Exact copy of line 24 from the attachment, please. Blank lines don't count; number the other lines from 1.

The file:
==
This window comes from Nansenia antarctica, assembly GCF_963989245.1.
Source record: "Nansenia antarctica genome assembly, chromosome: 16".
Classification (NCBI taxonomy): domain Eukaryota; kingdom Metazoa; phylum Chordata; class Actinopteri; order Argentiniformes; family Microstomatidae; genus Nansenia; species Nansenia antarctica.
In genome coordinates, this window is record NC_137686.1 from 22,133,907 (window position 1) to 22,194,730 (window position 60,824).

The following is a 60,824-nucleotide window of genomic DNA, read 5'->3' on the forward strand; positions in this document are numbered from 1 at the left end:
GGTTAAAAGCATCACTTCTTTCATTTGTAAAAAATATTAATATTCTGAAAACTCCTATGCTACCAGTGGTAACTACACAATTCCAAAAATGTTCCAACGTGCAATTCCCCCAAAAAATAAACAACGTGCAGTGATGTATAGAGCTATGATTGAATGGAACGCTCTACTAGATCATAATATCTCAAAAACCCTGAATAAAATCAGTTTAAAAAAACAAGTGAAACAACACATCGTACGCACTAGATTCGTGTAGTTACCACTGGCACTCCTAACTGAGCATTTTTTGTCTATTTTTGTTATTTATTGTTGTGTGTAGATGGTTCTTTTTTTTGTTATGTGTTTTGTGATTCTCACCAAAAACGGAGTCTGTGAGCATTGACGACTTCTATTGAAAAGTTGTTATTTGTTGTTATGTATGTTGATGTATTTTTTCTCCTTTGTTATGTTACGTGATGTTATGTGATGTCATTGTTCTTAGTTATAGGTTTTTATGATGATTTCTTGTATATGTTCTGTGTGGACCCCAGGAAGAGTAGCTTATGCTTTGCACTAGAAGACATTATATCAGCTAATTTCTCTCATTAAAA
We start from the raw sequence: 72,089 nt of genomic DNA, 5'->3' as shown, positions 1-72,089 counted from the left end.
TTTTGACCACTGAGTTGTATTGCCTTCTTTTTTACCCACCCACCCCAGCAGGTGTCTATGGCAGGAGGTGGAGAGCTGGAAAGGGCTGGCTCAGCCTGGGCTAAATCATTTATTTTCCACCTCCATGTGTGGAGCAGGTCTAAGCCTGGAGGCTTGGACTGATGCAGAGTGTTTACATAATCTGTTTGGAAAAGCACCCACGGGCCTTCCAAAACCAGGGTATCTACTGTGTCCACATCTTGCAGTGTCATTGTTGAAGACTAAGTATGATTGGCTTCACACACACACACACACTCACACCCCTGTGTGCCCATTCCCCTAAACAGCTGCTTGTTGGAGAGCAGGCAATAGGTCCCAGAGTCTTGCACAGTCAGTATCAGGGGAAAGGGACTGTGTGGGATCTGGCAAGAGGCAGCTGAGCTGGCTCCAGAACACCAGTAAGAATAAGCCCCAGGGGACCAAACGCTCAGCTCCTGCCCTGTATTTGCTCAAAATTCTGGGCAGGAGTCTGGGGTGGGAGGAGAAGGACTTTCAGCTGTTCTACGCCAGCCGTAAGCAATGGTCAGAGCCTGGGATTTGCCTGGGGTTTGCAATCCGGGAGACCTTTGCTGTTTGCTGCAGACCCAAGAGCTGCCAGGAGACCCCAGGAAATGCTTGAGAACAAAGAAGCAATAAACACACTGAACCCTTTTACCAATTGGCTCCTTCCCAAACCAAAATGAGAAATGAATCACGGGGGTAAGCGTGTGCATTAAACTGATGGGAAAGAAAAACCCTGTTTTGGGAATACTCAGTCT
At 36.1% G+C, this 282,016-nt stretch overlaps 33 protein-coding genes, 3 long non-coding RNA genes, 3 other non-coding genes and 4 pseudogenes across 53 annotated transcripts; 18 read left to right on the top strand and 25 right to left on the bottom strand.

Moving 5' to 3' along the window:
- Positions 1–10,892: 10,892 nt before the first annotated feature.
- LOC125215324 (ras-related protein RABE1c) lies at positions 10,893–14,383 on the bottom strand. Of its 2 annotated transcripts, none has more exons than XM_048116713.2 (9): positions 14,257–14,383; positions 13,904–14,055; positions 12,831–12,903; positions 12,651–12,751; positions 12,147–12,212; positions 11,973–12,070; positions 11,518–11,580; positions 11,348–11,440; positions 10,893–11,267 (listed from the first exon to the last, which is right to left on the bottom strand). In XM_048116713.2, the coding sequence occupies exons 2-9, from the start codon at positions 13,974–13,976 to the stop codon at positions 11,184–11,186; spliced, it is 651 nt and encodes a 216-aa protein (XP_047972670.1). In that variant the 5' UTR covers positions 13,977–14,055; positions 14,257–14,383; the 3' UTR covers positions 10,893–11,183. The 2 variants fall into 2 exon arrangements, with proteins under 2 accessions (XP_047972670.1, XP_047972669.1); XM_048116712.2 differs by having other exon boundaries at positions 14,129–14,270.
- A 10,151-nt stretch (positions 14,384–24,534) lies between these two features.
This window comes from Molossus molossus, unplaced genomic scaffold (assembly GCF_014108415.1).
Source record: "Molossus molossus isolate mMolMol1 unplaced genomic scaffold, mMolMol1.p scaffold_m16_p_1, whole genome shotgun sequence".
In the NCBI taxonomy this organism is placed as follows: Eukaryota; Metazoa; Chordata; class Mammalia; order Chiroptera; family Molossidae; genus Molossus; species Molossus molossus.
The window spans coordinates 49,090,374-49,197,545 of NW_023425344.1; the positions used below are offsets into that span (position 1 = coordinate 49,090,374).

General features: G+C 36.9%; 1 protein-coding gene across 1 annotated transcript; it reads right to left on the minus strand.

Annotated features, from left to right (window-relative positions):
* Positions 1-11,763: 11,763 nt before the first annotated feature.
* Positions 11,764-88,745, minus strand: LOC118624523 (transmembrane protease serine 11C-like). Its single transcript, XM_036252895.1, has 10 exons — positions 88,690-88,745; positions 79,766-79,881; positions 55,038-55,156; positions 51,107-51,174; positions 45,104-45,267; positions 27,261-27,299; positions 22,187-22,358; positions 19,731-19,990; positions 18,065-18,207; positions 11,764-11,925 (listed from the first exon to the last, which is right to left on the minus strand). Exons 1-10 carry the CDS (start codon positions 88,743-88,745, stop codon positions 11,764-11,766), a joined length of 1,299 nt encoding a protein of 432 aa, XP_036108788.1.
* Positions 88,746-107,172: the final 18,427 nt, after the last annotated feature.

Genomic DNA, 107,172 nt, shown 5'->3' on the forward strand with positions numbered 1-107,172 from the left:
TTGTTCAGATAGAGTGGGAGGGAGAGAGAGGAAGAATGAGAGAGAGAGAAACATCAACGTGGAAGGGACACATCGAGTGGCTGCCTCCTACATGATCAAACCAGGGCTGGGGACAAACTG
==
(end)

TTGTTCAGATAGAGTGGGAGGGAGAGAGAGGAAGAATGAGAGAGAGAGAAACATCAACGTGGAAGGGACACATCGAGTGGCTGCCTCCTACATGATCAAACCAGGGCTGGGGACAAACTG